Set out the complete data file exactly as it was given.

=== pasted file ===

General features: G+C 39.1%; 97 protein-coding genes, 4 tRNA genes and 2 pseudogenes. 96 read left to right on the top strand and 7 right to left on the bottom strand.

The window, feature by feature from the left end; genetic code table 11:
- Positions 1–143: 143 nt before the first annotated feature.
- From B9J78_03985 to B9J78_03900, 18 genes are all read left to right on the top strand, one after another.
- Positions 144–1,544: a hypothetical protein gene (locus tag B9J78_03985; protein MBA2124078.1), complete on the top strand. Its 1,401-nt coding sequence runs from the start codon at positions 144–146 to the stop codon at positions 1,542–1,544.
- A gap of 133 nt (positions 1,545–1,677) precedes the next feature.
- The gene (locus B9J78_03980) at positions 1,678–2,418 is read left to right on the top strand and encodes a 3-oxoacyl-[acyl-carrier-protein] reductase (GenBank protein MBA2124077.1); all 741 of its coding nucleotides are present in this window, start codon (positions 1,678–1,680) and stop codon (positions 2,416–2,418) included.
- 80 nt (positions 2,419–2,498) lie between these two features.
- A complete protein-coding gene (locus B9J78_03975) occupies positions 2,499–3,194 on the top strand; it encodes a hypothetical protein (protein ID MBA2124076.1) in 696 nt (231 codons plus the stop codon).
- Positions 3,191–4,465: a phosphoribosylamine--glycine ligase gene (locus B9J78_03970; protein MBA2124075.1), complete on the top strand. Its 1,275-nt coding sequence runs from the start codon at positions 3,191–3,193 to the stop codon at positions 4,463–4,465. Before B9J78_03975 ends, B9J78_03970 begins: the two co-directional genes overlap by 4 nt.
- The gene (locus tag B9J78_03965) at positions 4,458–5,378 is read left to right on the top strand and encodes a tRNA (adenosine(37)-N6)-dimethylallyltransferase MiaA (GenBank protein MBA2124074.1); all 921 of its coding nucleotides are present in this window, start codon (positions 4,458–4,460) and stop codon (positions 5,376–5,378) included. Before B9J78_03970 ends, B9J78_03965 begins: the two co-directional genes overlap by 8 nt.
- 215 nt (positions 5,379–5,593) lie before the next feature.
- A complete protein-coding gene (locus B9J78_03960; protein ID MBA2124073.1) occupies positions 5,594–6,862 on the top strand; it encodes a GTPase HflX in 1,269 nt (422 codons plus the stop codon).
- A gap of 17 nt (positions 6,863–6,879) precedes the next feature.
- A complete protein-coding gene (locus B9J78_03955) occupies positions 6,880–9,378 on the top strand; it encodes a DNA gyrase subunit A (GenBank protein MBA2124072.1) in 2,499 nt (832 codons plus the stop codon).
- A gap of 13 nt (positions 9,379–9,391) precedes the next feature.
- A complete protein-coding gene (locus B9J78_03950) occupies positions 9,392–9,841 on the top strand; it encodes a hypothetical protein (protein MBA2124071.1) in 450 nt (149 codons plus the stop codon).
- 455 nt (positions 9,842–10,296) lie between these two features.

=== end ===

General features: G+C 39.1%; 97 protein-coding genes, 4 tRNA genes and 2 pseudogenes. 96 read left to right on the top strand and 7 right to left on the bottom strand.

The window, feature by feature from the left end; genetic code table 11:
- Positions 1–143: 143 nt before the first annotated feature.
- From B9J78_03985 to B9J78_03900, 18 genes are all read left to right on the top strand, one after another.
- Positions 144–1,544: a hypothetical protein gene (locus tag B9J78_03985; protein MBA2124078.1), complete on the top strand. Its 1,401-nt coding sequence runs from the start codon at positions 144–146 to the stop codon at positions 1,542–1,544.
- A gap of 133 nt (positions 1,545–1,677) precedes the next feature.
- The gene (locus B9J78_03980) at positions 1,678–2,418 is read left to right on the top strand and encodes a 3-oxoacyl-[acyl-carrier-protein] reductase (GenBank protein MBA2124077.1); all 741 of its coding nucleotides are present in this window, start codon (positions 1,678–1,680) and stop codon (positions 2,416–2,418) included.
- 80 nt (positions 2,419–2,498) lie between these two features.
- A complete protein-coding gene (locus B9J78_03975) occupies positions 2,499–3,194 on the top strand; it encodes a hypothetical protein (protein ID MBA2124076.1) in 696 nt (231 codons plus the stop codon).
- Positions 3,191–4,465: a phosphoribosylamine--glycine ligase gene (locus B9J78_03970; protein MBA2124075.1), complete on the top strand. Its 1,275-nt coding sequence runs from the start codon at positions 3,191–3,193 to the stop codon at positions 4,463–4,465. Before B9J78_03975 ends, B9J78_03970 begins: the two co-directional genes overlap by 4 nt.
- The gene (locus tag B9J78_03965) at positions 4,458–5,378 is read left to right on the top strand and encodes a tRNA (adenosine(37)-N6)-dimethylallyltransferase MiaA (GenBank protein MBA2124074.1); all 921 of its coding nucleotides are present in this window, start codon (positions 4,458–4,460) and stop codon (positions 5,376–5,378) included. Before B9J78_03970 ends, B9J78_03965 begins: the two co-directional genes overlap by 8 nt.
- 215 nt (positions 5,379–5,593) lie before the next feature.
- A complete protein-coding gene (locus B9J78_03960; protein ID MBA2124073.1) occupies positions 5,594–6,862 on the top strand; it encodes a GTPase HflX in 1,269 nt (422 codons plus the stop codon).
- A gap of 17 nt (positions 6,863–6,879) precedes the next feature.
- A complete protein-coding gene (locus B9J78_03955) occupies positions 6,880–9,378 on the top strand; it encodes a DNA gyrase subunit A (GenBank protein MBA2124072.1) in 2,499 nt (832 codons plus the stop codon).
- A gap of 13 nt (positions 9,379–9,391) precedes the next feature.
- A complete protein-coding gene (locus B9J78_03950) occupies positions 9,392–9,841 on the top strand; it encodes a hypothetical protein (protein MBA2124071.1) in 450 nt (149 codons plus the stop codon).
- 455 nt (positions 9,842–10,296) lie between these two features.